What inspired you to write this book? You’ve shared on social media that it was a decade-long project: take us through that journey briefly.
Huda: I took my first stab at drafting a memoir at the height of the Iraq War. I knew I wanted to do something to put a face to the appalling death count that was rising every day, and I remember thinking, that maybe if I could introduce people to my family and friends, I could make that number matter to American audiences a little bit more. But after years of revision and some agent feedback in response to my early querying, I realized I needed to put that draft aside and start over. That particular storyline wasn’t working, and deep down, I knew I was avoiding the story that was harder for me to write and discuss—which was this relationship story.
I wanted to tell this story because I truly believe love stories dismantle stereotypes. The journey to find and keep a partner to share your life with is not just universal and relatable, but it’s also consuming. It doesn’t matter who you are or how amazing everything might be going in other aspects of your life. If your relationships are not going well, you’re struggling.
There was also the issue of representation. There just weren’t enough love stories that showed young Muslim-Americans, navigating love and relationships, especially for those of us who were trying to go along with the more traditional paradigm.
When I was younger, I remember thinking that there were no love stories about Muslims because we didn’t have any stories worthy of telling, and I didn’t want another generation drawing that baseless conclusion. I wanted to offer Muslim-Americans, who had found their partner through family and friends, a story where they could see themselves. So many of my Muslim friends, myself included, had felt as if they’d missed out on something by not having had a Western-style romance, and I wanted to show the kind of reckoning that comes from these competing ideals and expectations, and from having your first relationship also coincide with marriage. I find this particular journey of “firsts” so compelling, and I felt that it was worthy of its own attention and conversation.
But, knowing what I wanted to say and actually getting this book done were separate issues. My children were quite young when I was drafting this, and we moved several times. Twice we renovated homes, thinking we’d finally settled into a place, and so there were stretches of time where I wasn’t getting a lot of work done. I have years of journal entries where I’m fretting about how long this was taking me, convinced that I would never get this project done.
I think this is how the writing process has to be for the majority of writers. Life never opens up and leaves us big chunks of time in which to write. It’s always a space you have to carve out of an already packed day, and sometimes those spaces are small, an hour here and there, sometimes less, but I do like to talk about how long this book took me because I want other writers, who are struggling to find the space to work, to see that all those disjointed and spread out writing sessions can add up to something.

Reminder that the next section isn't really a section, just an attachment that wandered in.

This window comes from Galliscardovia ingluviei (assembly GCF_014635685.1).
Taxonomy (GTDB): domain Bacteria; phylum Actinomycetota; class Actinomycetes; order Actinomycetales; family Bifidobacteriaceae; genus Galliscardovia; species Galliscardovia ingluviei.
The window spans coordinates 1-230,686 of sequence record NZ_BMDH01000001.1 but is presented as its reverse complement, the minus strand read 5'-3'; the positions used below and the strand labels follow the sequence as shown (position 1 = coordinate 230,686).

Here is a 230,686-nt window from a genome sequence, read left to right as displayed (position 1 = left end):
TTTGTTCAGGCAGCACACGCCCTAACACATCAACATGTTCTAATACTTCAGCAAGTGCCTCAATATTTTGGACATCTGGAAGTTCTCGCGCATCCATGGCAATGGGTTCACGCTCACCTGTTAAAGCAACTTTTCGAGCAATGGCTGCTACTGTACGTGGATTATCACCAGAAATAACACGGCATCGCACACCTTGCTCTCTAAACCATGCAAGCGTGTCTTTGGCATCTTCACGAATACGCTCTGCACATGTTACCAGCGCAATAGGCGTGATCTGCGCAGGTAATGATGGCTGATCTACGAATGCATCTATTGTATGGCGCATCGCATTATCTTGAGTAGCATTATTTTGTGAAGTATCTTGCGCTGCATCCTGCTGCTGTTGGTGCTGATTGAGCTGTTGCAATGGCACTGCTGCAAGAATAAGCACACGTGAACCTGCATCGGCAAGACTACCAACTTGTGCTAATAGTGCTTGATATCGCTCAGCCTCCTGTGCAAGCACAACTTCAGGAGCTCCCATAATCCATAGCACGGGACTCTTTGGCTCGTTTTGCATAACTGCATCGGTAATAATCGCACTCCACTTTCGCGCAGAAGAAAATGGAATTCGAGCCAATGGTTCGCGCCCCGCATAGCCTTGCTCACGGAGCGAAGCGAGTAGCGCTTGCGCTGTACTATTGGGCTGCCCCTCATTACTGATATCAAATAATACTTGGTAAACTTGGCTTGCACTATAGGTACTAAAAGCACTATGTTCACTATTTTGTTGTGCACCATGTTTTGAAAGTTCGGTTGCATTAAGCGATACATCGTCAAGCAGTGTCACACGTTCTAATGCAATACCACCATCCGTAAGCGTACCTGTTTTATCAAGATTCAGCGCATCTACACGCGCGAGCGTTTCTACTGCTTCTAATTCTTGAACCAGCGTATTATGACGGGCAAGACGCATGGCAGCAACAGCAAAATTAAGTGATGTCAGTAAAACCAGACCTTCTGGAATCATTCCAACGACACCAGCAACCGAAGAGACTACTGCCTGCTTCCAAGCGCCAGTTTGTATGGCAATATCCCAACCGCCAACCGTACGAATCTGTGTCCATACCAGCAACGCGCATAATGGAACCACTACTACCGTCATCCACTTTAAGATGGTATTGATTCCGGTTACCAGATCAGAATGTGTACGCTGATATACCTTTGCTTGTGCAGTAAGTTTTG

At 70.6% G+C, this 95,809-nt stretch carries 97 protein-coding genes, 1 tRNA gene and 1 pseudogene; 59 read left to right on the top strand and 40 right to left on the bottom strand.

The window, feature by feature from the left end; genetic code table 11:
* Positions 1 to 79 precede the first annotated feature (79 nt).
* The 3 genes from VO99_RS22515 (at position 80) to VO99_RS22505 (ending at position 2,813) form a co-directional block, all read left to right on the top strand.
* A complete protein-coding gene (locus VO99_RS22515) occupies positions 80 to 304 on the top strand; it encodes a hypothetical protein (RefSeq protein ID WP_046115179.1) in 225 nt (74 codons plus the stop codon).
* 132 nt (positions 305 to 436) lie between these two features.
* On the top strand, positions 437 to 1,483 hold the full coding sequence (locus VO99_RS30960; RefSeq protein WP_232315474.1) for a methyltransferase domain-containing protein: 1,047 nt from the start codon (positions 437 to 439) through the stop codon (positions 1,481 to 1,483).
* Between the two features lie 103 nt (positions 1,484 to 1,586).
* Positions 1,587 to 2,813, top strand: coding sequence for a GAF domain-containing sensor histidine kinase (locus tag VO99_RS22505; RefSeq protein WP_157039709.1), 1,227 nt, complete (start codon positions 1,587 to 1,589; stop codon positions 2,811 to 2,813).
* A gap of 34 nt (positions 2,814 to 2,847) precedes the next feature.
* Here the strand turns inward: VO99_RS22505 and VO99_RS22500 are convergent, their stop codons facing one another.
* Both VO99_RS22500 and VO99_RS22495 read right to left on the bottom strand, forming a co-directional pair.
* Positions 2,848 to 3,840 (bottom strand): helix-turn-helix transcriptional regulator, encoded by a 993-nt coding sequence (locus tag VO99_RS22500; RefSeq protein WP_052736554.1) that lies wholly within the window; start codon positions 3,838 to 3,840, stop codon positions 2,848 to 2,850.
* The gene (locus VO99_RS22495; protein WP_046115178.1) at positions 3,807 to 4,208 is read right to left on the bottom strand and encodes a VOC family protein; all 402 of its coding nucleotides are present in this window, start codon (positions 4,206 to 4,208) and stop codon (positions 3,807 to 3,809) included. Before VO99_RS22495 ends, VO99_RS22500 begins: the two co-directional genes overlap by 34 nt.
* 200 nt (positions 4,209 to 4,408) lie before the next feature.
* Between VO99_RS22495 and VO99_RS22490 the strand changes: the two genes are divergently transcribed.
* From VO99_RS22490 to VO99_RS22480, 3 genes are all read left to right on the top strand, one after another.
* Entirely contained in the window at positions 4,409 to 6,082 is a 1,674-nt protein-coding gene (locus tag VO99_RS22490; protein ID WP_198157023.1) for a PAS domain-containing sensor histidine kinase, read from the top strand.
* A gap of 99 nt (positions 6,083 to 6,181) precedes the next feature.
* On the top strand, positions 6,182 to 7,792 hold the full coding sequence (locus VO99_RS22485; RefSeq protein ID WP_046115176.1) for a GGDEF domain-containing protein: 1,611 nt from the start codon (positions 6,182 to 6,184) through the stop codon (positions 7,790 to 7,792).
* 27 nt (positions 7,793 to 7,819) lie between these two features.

Your dedication is admirable. Thanks for keeping at it! The book is a beautiful testament to your hard work.
Were you ever concerned throughout the process that the Muslim dating/courtship process itself was evolving too quickly? So many changes have happened in just the last 5-10 years where more and more Muslim Americans are finding their own spouses, with little to no parental input. We have a thriving scene of “halal dating”; Minder, and other matchmaking apps.
Huda: I was very cognizant of those changes as I was writing this, and one part of me wanted to offer my story as a way to capture this pre-internet time period of matchmaking that’s really not happening as much as a way to spark conversation about what we might be losing. It is so socially unacceptable in Western society to admit that you’d ever let your parents be involved in choosing your partner, and so we grasp for these more ‘normative’ love stories to tell our peers. Even the most observant Muslim-American might shy away from admitting they would be willing to entertain a set-up, so then they’ll reach another Muslim-American from a different community, if only to have the story that they met and picked the person on their own. While there’s nothing inherently wrong with wanting complete agency of your choice of partner, I wanted to use my story to bring awareness to the kind of unnamed shame that might be influencing and thereby limiting the choices people are making, and also to ask: What are we running towards? Is it something that is truly better or is it also problematic?
I do think, however, that the apps are, for the most part, a good thing, especially for those who want to find a partner who is also Muslim. There is a population constraint here, and apps help connect people who wouldn’t have had the chance to meet otherwise. What I’d like to see preserved is not the parental or community involvement as much as it is the mindset that goes along with that more traditional path to marriage. There is a kind of pragmatic willingness to take a leap with someone, rather than waiting for the things Western society has told us we have to have, sparks, chemistry, attraction.
And, of course, all of that would be lovely to have, but I think what that particular kind of love story overlooks, is that those reactions may not be a given for everyone. Writing this book, I realized that no matter how much I may have wanted that Hollywood love story, falling in love in that way probably would have never happened for me. It wasn’t modeled for me in my household, and I’m much too in my head for to have ever been smitten in the way we see glamorized in the media. It’s a narrow narrative, and it just doesn’t account for the various personality types and how that might influence the way a person falls in love. I think it’s tragic that there are so many people out there being made to feel as if they had a less worthy or less valuable love story because it doesn’t follow that narrative of a romantic comedy.